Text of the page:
Elder Scrolls Online Surpasses World of Warcraft's Player Base With 8.5 Million Players?
World of Warcraft: The Cultural Force That Extends Beyond Gaming
Since its initial release back in 2004, Blizzard Entertainment's massively multiplayer online game (MMO) World of Warcraft has left its definite mark on PC gaming and has been beyond a doubt one of the most successful titles within the genre with millions of player subscriptions world wide and shattering numerous records. The game takes place in the fictional world of Azeroth, as fleshed out in Blizzard's previous Warcraft games, and allows players to create and develop their own unique character in a large, open-world. Players can work cooperatively to complete various quests and tasks or face off against each in player-versus-player (PvP) combat by joining opposing factions.
Its impact also goes well beyond the gaming community in general and into pop cultural and mainstream consciousness with commercials featuring celebrities like Ozzy Osborne, Mr. T, William Shatner, and Verne Troyer. The game has also been referenced heavily in various media types, particularly in the South Park episode Make Love, Not Warcraft, which won a Primetime Emmy Award in 2007.
The scientific community has even benefited from studying the game, especially after the infamous Corrupted Blood "incident" in 2005, an in-game glitch that so closely resembled a real life pandemic that epidemiologists studied it as a model to predict how human populations would react in the event of a catastrophic disease outbreak.
Behold, World of Warcraft's gracious contribution to the noble field of epidemiology.
Numerous MMO's and MMORPG's have been released over the course of the last two decades, but few have been able to come close to the tremendous success and popularity of World of Warcraft. Despite reaching its peak number of subscribers in 2010, thirteen years is a long time to remain in the limelight and it shows, with subscriptions dropping down to around 5.5 million as of 2015. Things may be changing for the seemingly unshakable, reigning king of MMO's, possibly brought about in no small part by the rise of The Elder Scrolls Online (or TESO, for the sake of brevity) from ZeniMax Online Studios and Bethesda Softworks.
Usurping the MMO Throne: Has The Elder Scrolls Online Surpassed World of Warcraft?
Based in another wildly popular fictional universe, The Elder Scrolls Online offers much of what players may find in World of Warcraft in the way of creating and customizing unique player characters, multiplayer adventuring, social interaction, and PvP combat. But what's different about The Elder Scrolls, aside from obviously newer graphics, is that it still more or less has the same feel of and can be played like any of the single-player Elder Scrolls games such as Skyrim or Oblivion.
This is arguably the most important difference between the two. Players who don't care for the constantly leaping and emoting crowds of other player characters can forgo most (emphasis on "most") of the normal MMO experience, wander out into the TESO's wild areas, take in the scenery, and quest at their own pace, all of which are the acclaimed hallmarks of the Elder Scroll series.
Surely, someone's character is awkwardly sipping on a mug ale next to a potted plant in the corner while nervously gazing across this crowd.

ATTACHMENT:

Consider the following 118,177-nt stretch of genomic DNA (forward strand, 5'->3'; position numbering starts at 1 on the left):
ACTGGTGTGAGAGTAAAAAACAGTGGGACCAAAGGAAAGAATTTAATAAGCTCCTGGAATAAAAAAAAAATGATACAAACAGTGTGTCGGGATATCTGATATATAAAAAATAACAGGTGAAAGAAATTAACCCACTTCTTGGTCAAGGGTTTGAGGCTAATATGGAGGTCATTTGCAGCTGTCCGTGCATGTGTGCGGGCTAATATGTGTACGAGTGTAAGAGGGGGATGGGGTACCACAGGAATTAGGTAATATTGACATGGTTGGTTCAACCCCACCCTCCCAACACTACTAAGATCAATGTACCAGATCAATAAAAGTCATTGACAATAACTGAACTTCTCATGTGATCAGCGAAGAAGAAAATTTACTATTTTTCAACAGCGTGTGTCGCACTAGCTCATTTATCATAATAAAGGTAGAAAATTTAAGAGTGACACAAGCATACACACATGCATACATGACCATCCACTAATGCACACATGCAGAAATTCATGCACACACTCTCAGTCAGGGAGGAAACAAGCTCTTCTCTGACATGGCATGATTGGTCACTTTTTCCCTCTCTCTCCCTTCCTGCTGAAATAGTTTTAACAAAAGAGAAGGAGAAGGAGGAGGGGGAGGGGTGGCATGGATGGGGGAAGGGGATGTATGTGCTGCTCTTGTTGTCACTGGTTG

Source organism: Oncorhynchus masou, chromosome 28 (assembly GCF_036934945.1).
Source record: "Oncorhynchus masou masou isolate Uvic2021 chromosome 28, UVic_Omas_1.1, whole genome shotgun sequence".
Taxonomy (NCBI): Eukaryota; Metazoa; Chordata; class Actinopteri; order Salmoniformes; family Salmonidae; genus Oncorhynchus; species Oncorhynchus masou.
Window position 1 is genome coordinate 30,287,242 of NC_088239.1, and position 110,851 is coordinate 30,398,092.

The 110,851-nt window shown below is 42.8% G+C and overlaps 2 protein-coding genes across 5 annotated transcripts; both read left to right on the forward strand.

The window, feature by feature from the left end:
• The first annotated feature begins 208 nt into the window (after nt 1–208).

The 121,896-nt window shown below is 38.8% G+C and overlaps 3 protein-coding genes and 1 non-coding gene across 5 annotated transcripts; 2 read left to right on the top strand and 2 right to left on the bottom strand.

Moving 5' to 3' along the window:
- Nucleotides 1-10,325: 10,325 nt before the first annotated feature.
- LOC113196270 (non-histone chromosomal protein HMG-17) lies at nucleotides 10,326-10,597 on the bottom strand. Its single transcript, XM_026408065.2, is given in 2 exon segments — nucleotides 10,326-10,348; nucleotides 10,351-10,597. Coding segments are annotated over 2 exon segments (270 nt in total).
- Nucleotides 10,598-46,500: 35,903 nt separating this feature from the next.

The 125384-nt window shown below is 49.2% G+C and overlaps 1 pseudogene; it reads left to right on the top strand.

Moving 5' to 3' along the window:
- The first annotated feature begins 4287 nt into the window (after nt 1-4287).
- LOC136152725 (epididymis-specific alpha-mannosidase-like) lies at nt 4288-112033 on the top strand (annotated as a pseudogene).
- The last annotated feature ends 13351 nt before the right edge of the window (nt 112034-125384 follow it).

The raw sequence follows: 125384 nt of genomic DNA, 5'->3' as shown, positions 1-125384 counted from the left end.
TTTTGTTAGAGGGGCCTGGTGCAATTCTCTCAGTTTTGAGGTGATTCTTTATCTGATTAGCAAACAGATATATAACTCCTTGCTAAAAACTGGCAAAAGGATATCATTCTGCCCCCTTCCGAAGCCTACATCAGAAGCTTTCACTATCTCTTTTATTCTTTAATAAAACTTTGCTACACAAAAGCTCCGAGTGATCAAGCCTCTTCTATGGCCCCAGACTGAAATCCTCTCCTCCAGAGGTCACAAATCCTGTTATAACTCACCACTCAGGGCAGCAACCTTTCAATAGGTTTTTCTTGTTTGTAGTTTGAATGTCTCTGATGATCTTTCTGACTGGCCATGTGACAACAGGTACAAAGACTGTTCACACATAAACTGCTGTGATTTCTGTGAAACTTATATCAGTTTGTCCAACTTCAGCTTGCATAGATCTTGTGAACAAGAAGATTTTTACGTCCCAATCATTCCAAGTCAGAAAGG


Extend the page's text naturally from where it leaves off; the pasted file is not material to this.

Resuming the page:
In the two years since its launch, The Elder Scrolls Online has been steadily growing with the release several expansions, with its next one coming in the form of TESO: Morrowind in June of this year. Even though exact figures are difficult to nail down, a recent article from Forbes claims that The Elder Scrolls Online now has roughly 8.5 million players, possibly surpassing the current subscriber count of World of Warcraft, which may still be hovering right around the 5.5 million mark.
The upcoming TESO: Morrowind, will offer players additional terrain to explore, a new player class, and a more traditional style of PvP gameplay in the form of "Battlegrounds", something World of Warcraft players will already be familiar with.
Blizzard Holds Its Ground
This by no means indicates that Blizzard Entertainment is in any sort of trouble or is light on cash. Although subscriptions of World of Warcraft may be down from where they once were in years past, Blizzard recently released Overwatch, a popular multiplayer first person shooter, which could be in a large part responsible for World of Warcraft's subscription decline. However, World of Warcraft's latest Legion expansion is said to have sold nearly 3.3 million copies, no doubt giving the game a much needed boost in player subscriptions. Between these two games, millions upon millions of people are still playing on Battle.net and generating tremendous amounts of revenue for Blizzard.
With the release of World of Warcraft's Legion expansion last summer, players now have access to the Broken Isles and a new, high-level player class called the Demon Hunter.
In the next few years as this decade draws to a close, we will surely see The Elder Scrolls Online along with other MMO titles grow and evolve in new, innovative ways. In our current era of hyper-connectivity, online social gaming is sure to become increasingly popular. With newer, shinier, and flashier titles coming out, you can bet that World of Warcraft will still be there, albeit the wizened and weathered elder of the bunch sitting in its proverbial rocking chair, looking on from the front porch. Just like any endearing grandparent, World of Warcraft will still be able to show some of these "young'uns" a thing or two and when it speaks, others ought to darn well listen!
There has to be some direct correlation between "dog years" and "gaming years".
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